Both of these poisons have their roots in delusion. When we take things personally, and a sense of self arises, we tend to cling to wanting things to become entrenched in the way we want things to be. Aversion in the form of anger arises because we take things personally that have nothing to do with us. For example, I have an issue with drivers who do not signal their intention to turn left at traffic lights until the light turns green. When anger arises in these cases, it is because I am seeing the situation as having something to do with me, when it has nothing to do with me. As a result, I am the one who is suffering.

The antidote for greed is to release the tight fist of clinging, and to acknowledge how things are in this moment. The antidote for anger is to act with compassion toward ourselves and others, and to treat ourselves and others with loving kindness. The antidote to delusion is to always remember that there is no "self" in anything. The things that we identify with as being I, me, or mine are merely arising events that are brought about by causes and conditions.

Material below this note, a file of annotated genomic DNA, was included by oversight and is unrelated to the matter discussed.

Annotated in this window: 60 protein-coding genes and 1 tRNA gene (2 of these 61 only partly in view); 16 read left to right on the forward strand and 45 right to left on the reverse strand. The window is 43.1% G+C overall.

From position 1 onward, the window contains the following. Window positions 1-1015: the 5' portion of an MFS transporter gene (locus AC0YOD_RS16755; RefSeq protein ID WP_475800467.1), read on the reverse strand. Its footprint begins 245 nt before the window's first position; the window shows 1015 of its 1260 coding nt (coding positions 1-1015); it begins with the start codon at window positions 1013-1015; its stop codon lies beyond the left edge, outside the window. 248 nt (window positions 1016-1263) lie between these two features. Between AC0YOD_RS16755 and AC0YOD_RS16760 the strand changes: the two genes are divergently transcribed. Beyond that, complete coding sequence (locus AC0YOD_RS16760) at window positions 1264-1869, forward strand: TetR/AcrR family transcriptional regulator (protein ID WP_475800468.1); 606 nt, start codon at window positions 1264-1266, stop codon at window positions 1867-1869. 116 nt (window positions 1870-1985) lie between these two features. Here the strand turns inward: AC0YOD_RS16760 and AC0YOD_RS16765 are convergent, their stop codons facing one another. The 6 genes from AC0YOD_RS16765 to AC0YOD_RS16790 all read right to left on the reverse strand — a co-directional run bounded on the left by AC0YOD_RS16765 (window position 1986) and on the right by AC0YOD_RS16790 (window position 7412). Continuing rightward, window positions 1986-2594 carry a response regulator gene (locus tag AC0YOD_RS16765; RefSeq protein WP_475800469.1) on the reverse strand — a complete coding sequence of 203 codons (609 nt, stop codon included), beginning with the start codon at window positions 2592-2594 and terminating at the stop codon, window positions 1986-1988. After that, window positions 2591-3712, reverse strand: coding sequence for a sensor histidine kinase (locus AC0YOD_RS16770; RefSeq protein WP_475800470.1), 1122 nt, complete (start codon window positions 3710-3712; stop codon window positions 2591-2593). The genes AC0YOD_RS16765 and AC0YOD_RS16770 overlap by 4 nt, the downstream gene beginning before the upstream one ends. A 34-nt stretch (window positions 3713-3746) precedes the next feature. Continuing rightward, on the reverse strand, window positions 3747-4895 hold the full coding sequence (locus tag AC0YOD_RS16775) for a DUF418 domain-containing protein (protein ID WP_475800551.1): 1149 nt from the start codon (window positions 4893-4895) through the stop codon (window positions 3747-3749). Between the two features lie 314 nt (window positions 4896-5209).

In other words, we need to stop taking everything so personally.


Wednesday, April 14, 2010


Last night, a group I was leading was settling into a sitting meditation. One of the members was experimenting with using a rectangular yoga bolster on top of a round meditation cushion (zafu). What she ended up with, however, was something akin to a teeter-totter, off of which she gently toppled in a fit of laughter. The joy was contagious, and soon the rest of us were laughing as well.